1. I was going to have a hysterectomy.  I was OK with this decision.  We were already prepared to not have any more children (thanks to the Big V a few years ago).  I knew a hysterectomy was better than any other option for my Fibroid Condition.
  2. I was being treated as if I could have cancer.  Though I was not OK with this, I was fairly certain I do not have a cancerous fibroid, mainly because the risk of it being cancer was <1%.  But my doctor wanted me to have an MRI (which we would pay a huge chunk of) and wanted me to have the surgery with an Oncologist on call.  Both of these factors, I believed, were not necessary for my case, but my doctor insisted on them and I didn’t like that. I don’t think this was the root of my anxiety, but a portion of it.
  3. I was going to have an abdominal hysterectomy.  I was NOT OK with this.  The abdominal procedure was going to give me a 6-week recovery and I had no idea how I was going to handle a 6-week recovery with my 4 kids.  I would have to rely heavily on my family and Patrick for help (yes, I see the pride in that statement).  I needed to figure out the details logistically as to how I would have an another adult with me to care for the kids and help me with my recovery.  I was concerned about how my body would heal as well.  The abdominal hysterectomy is the MOST INVASIVE hysterectomy option and has the longest recovery period.  Dr. J did not think I was a candidate for laparoscopy and she did not give me a minimally invasive option.  I think THIS was the deepest root of my anxiety.  


To sum it up, I was OK with the hysterectomy thing.  I was not OK with the cancer thing and the abdominal thing.  Once I figured out my anxiety triggers, I set about trying to have some sort of mental resolution to my situation.

SEEING THE GOOD:

  • Google has helped me so much!!!!  I love Google!!!!
  • God helped me see past all the crazy diagnoses and allowed me to figure out my throat issues were merely anxiety related.
  • In the quiet self-reflection, I was able to determine what my anxiety triggers could be
  • God has given me a determined spirit

My Hysterectomy Story: The Third Appointment

At this point in my Hysterectomy Story, I had been to the OB/GYN twice (visit 1, visit 2) and the ER once in a matter of 3 weeks.  I was weary of the visits and was ready to make some decisions, but not really quite ready to face the reality of my situation which was to have a hysterectomy.


Patrick came to my third appointment with me.  I knew that we’d be talking surgery and my options for that and I really wanted his support.  We got a babysitter for the kids and he was by my side.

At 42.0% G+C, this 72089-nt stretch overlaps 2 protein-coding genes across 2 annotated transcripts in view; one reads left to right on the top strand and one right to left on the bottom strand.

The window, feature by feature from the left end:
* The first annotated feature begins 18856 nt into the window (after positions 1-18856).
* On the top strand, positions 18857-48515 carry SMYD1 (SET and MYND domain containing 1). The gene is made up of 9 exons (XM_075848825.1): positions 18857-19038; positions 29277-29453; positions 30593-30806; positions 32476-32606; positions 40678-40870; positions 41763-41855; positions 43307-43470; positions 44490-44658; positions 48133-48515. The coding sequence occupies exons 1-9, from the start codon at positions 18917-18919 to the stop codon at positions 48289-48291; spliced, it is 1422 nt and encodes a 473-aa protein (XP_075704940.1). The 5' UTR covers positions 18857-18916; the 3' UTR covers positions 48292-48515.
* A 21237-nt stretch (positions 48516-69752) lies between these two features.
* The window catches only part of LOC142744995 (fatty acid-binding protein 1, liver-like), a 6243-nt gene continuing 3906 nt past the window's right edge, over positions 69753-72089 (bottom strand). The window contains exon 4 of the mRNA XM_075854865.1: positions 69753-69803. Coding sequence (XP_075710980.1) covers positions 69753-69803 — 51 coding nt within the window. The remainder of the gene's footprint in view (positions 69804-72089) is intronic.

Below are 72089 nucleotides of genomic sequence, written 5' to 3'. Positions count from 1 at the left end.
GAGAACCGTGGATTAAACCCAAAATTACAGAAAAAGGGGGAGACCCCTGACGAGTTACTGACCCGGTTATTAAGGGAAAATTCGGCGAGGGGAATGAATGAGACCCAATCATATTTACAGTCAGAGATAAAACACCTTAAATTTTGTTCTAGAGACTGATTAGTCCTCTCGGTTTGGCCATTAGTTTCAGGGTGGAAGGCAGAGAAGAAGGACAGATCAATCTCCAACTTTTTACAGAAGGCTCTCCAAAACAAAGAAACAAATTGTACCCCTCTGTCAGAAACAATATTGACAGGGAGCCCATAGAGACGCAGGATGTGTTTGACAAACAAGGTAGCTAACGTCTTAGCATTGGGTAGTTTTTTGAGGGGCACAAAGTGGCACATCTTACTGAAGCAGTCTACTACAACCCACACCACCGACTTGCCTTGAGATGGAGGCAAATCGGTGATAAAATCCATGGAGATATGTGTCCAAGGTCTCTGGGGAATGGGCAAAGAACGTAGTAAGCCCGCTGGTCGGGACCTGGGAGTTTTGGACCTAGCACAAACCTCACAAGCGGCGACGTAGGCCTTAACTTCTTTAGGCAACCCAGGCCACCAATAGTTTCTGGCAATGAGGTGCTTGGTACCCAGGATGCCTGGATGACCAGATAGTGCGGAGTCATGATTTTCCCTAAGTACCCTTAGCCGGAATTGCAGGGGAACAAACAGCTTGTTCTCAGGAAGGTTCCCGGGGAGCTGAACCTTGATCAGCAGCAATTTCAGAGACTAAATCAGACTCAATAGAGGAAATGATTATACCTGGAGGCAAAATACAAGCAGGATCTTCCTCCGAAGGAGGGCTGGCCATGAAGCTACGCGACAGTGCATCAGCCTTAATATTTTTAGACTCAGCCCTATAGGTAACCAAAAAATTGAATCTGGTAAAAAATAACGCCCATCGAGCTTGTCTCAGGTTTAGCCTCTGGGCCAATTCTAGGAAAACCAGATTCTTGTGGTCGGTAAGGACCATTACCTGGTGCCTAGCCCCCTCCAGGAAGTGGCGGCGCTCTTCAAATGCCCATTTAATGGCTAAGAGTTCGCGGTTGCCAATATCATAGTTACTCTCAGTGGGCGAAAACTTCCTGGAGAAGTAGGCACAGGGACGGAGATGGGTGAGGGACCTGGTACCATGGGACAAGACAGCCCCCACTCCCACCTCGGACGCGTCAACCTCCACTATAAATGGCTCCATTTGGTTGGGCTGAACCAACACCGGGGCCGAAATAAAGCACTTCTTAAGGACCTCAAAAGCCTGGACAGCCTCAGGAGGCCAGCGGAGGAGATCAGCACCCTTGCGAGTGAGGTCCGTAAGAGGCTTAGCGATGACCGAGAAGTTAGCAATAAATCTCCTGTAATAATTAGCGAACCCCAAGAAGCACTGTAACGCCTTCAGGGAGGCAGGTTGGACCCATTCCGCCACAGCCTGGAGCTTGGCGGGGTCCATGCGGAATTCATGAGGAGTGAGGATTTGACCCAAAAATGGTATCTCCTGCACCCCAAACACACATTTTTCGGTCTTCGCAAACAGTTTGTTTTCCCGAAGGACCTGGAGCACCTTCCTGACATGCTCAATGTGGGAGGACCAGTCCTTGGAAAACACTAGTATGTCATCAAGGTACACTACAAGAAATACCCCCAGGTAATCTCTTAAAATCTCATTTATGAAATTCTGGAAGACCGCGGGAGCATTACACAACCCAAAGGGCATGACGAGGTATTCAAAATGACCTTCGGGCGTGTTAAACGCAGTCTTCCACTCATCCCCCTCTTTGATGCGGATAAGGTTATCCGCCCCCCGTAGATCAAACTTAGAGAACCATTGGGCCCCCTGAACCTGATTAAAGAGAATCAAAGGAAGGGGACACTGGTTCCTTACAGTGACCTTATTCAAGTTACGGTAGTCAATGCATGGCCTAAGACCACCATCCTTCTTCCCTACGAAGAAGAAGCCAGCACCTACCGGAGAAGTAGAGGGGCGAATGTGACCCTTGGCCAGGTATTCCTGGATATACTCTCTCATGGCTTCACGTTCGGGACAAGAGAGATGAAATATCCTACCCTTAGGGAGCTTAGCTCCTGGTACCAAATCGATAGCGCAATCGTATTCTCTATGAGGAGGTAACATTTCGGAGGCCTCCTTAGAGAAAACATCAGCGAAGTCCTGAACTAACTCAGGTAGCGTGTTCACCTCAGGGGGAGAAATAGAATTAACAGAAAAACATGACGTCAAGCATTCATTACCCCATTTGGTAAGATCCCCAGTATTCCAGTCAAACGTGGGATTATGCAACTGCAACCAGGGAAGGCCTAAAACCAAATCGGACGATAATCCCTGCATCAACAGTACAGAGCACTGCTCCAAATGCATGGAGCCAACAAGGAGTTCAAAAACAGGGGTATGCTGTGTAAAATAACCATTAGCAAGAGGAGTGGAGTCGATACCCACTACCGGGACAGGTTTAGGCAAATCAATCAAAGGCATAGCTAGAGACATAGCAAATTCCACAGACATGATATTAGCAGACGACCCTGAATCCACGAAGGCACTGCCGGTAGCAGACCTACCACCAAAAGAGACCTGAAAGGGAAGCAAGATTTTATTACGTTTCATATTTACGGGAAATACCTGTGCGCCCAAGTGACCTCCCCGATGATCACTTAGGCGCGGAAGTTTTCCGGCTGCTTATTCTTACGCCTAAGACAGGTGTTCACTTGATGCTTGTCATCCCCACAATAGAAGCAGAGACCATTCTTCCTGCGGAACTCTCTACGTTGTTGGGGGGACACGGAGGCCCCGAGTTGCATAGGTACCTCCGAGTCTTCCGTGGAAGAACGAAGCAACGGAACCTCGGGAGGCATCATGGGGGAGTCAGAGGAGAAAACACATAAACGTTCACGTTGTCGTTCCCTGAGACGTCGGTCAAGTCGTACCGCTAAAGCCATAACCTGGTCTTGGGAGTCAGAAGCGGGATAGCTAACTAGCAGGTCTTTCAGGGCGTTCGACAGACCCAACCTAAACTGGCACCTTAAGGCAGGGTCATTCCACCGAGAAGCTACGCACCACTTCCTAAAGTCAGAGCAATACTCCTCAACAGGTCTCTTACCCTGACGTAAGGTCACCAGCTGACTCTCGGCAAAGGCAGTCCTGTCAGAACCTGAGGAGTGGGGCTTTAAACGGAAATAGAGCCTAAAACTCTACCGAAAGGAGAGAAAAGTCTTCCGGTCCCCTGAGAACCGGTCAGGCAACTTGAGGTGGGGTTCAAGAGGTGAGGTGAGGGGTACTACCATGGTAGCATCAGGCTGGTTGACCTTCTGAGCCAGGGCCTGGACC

We waited for about 20 minutes in the waiting room and then once we got back to the exam room, we waited for almost another hour, which was highly frustrating.  When my doctor finally arrived, she told me that she had received my records from my former OB/GYN and my fibroids had more than doubled since 2009 and she was concerned about that.  


She told me that when fibroids grow rapidly, they can be cancerous.  Since she didn’t know how fast they had grown, since we had no record of the size except for 2009 (they were about 4cm) and 2015 (the sonographer saw at least 3 fibroids, ranging in sizes from 4cm to 10cm).  


She said she didn’t want to take any chances on my case.  She wanted me to go through an MRI and schedule me for an abdominal hysterectomy to take place at the downtown Greenville hospital campus rather than the hospital in Greer, which is the hospital we live close to and the hospital she was associated with.  She wanted to do the surgery at the downtown campus because they had a gynecological oncologist on call, which she wanted to have because of the chances I could have of cancer. She started talking about everything she wanted to remove in the surgery (cervix, uterus, fallopian tubes, keeping the ovaries) and how she would remove it (about a 10+cm horizontal incision on the lower abdomen).  She seemed to be filled with caution about my situation, which didn’t relieve any fear I had. And the dreaded cancer possibility started to weigh on me.

I was feeling really uneasy about all the news I was receiving.  After previously exploring my options, I knew a hysterectomy was the best course of action, but I didn’t realize my case was going to be a concern for cancer.  I left that appointment with a surgery date, Monday, February 8, 2016, about 6 weeks away, and mounting anxiety of what was to come.

SEEING THE GOOD:

  • There was a sitter available to watch the kids so Patrick could come with me to the doctor
(Sorry, but there is not much other good I can see in this situation...)

My Hysterectomy Story: How I determined my Fibroid Treatment

When I found out that my gynecological issues were uterine fibroids, I immediately started googling treatments, both medical and natural treatments.  In my research, I quickly ruled out natural treatments because there are so few of them and the few there were showed very little results.  Therefore, I was going to research what the medical community would offer me.

There are several ways to treat fibroids and you can read the details about the treatment options here.


Generally speaking, though, the treatments fall into 3 large categories:


  1. Watch and wait
  2. Treat the fibroids without removing the uterus
  3. Remove the uterus


Watching and waiting
This option was out for me; I was already symptomatic and it was obvious my fibroids were growing.  I needed to do something.  Fibroids naturally shrink during menopause, but I’m still years from menopause (hopefully!!!) and it was not in my best interest to “wait it out”.